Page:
The Code Red virus, which wormed its way into an estimated two or three hundred thousand Microsoft Internet Information Servers (IIS) during the past few weeks, failed to launch a denial-of-service IP (Internet protocol) attack against its sole target, Whitehouse.gov.
The attack, which was launched on July 20, failed because administrators for the Whitehouse.gov Web site simply changed its IP address. The Code Red worm was not clever enough to do more than attempt to send packets to a fixed IP address.
The worm exploits a buffer-overflow vulnerability in IIS, which was identified last June by security firm eEye Digital Security Inc. The flaw allowed the worm to leap into an IIS Server where the administrator failed to apply a patch posted by MicrosoftBut this isn't the last we'll hear about the Code Red worm. Between July 21 and 28 the computer worm is timed to go into dormancy in infected machines. But if the infected IIS Server isn't scrubbed clean of the infection, Code Red will reawaken and seek to infect and re-infect other vulnerable IIS servers that aren't protected by the Microsoft software patch. By August 20, servers infected with Code Red will try to launch yet another attack on Whitehouse.gov at the same fixed IP address the worm was originally programmed to attack.
The ceaseless round of dormancy and renewed attempts to attack probably won't affect the White House Web site in the immediate future. But it does demonstrate a disturbing proof-of-concept in computer virus propagation that could lead to further refinements to create more dangerous ones, say security experts.
"As a distributed denial-of-service tool, you could say it wasn't particularly successful, but as a worm, it was successful," said Vincent Weafer, director of the Symantec Anti-Virus research Center. Symantec will post a free scanning tool on its Web site to allow administrators to check if their IIS Web servers have been infected. "We're seeing the merging of computer viruses and attack tools. There are bound to be variants on this," said Weafer.
On the same day the Whitehouse.gov site was supposed to be attacked, eEye Digital Security also identified a variant of the original worm, which has already been dubbed Code Red version 2 and is also programmed to attack the White House Web site.
According to eEye, the new worm is probably based on the original, but uses a slightly different randomness in the Web page hack procedure, which makes it harder to spot using the analysis tools developed for the original version.
The arrival of Code Red and its variant has security experts not only preparing defenses as they would any other computer virus, but also debating how much the public should be told about software vulnerabilities in vendor products.
Some security firms believe that the publication of details about the IIS Server vulnerability last June probably made it easier for the Code Red worm author to create the exploit. Although the worm leaves a message stating it originated with Chinese hackers, there is no evidence yet that Code Red came from mainland China.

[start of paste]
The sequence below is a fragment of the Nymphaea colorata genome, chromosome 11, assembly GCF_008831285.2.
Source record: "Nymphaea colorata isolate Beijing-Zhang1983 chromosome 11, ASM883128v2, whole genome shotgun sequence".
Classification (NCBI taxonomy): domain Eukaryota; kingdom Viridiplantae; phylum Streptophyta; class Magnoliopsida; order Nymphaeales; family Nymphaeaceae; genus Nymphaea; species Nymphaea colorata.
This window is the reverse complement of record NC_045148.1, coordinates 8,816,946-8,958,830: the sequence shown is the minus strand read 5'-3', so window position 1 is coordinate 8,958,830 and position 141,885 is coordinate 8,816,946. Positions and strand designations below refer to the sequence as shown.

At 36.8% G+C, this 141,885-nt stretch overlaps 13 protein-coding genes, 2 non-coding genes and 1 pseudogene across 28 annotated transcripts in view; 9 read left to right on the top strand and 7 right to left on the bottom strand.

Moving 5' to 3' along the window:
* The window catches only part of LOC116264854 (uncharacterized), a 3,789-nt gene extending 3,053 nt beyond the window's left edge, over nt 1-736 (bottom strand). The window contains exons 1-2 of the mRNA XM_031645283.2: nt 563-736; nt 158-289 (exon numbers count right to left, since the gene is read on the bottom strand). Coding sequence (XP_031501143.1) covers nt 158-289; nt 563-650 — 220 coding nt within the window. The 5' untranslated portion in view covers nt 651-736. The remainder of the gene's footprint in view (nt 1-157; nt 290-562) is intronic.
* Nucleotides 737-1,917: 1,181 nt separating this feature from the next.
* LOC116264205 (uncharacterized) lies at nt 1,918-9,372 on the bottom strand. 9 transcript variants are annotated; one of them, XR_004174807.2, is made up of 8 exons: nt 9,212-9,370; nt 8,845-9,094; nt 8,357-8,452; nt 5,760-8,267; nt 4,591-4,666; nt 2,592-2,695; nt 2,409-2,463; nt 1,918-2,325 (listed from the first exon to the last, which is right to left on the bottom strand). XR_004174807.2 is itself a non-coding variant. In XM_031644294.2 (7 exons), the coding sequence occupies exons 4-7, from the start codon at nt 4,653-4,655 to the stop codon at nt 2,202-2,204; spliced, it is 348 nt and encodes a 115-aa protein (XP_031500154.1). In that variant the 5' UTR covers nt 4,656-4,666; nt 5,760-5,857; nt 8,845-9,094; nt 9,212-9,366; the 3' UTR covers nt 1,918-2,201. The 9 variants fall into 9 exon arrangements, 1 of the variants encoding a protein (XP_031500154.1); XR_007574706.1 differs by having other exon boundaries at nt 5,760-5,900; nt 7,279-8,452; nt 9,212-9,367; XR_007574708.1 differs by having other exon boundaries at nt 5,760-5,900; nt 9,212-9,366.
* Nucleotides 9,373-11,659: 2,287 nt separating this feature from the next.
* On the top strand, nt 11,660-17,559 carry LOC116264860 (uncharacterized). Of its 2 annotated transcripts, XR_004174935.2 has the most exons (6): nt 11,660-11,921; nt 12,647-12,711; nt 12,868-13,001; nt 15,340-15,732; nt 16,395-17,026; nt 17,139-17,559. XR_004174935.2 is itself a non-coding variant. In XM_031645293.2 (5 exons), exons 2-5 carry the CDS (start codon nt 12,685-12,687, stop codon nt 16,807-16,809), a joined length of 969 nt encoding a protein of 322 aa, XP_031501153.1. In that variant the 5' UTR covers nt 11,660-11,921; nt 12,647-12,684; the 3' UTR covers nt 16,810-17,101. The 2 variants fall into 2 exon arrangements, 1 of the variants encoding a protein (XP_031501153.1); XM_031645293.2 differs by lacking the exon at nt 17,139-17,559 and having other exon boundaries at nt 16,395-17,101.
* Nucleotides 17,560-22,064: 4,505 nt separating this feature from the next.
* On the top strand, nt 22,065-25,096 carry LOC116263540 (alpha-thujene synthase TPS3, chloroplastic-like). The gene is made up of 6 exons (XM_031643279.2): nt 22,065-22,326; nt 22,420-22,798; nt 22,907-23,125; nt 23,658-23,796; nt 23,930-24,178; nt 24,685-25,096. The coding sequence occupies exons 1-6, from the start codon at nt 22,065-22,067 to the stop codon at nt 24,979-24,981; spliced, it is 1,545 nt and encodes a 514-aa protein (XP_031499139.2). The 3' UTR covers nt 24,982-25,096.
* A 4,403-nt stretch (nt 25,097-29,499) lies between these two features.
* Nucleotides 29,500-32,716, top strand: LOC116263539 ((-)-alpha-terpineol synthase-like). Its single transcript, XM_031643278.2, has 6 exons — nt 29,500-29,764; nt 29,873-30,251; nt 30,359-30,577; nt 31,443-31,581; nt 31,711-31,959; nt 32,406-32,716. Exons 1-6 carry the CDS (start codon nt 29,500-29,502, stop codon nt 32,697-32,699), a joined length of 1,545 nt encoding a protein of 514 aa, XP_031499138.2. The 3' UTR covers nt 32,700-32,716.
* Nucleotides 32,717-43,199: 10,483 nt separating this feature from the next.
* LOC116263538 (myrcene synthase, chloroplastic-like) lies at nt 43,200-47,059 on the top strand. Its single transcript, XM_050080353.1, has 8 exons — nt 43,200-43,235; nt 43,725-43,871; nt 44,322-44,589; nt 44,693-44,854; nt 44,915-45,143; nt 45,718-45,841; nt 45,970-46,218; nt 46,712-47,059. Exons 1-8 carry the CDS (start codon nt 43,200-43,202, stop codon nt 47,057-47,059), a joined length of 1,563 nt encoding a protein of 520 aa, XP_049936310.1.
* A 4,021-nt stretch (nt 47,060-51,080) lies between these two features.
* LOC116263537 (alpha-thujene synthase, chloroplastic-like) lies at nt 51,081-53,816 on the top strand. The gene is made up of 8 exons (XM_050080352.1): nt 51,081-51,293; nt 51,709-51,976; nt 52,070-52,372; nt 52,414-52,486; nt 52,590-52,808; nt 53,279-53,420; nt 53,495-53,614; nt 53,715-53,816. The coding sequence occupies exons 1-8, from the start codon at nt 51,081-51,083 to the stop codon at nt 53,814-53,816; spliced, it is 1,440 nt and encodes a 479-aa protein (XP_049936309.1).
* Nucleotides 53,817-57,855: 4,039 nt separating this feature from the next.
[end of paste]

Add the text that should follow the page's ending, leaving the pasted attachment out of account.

Security management tools vendor, Internet Security Systems believes that it was ethically questionable for eEye to publish details of the IIS vulnerability. It notes that it would be better practice to work with the vendor whose product was vulnerable to quickly come up with a fix and then inform the public about the problem in general terms but not in specifics.
Other vendors say it's reasonable to criticize eEye but acknowledge that the security firm did what it thought was best, rather than grandstanding for attention.
"When [eEye] posted the code last month, its intent was to educate security professionals," said Symantec's Weafer. This philosophy represents the so-called "open source model," he noted, but added that Symantec does not publish specific hacker exploits it may discover.
For its part, eEye, which sells a product called SecureIIS and is always on the look-out for Code Red-type holes, has defended its actions. It says such "full disclosure" helps alert systems administrators to the seriousness of the situation. That view is also supported by other security experts.
"[eEye] didn't necessarily have to show the whole world this," said Scott Blake, director of security product strategy at BindView, a security product vendor. "But my philosophy is, the more scared people are, the more likely they are to implement the patch."
Blake said it's hard to get systems administrators to install every security patch, and the demonstration code provided by eEye last month, which appeared after Microsoft released its fix for the vulnerability, contributed to the sense of urgency that administrators must apply the update immediately. Blake also added that BindView does not itself publish such demonstration code.
According to estimates, two or three hundred thousand IIS servers were infected over two weeks by Code Red v. 1. Blake notes that some rough statistics about the number of IIS servers deployed on the Internet can be gauged by NetCraft's published estimates of 6 million IIS Servers.
"But I know of IIS servers that haven't downloaded Microsoft's fix for Code Red that haven't been infected yet," Blake concluded. On August 20, a new round of infections will commence anew, raising afresh an issue that just won't go away.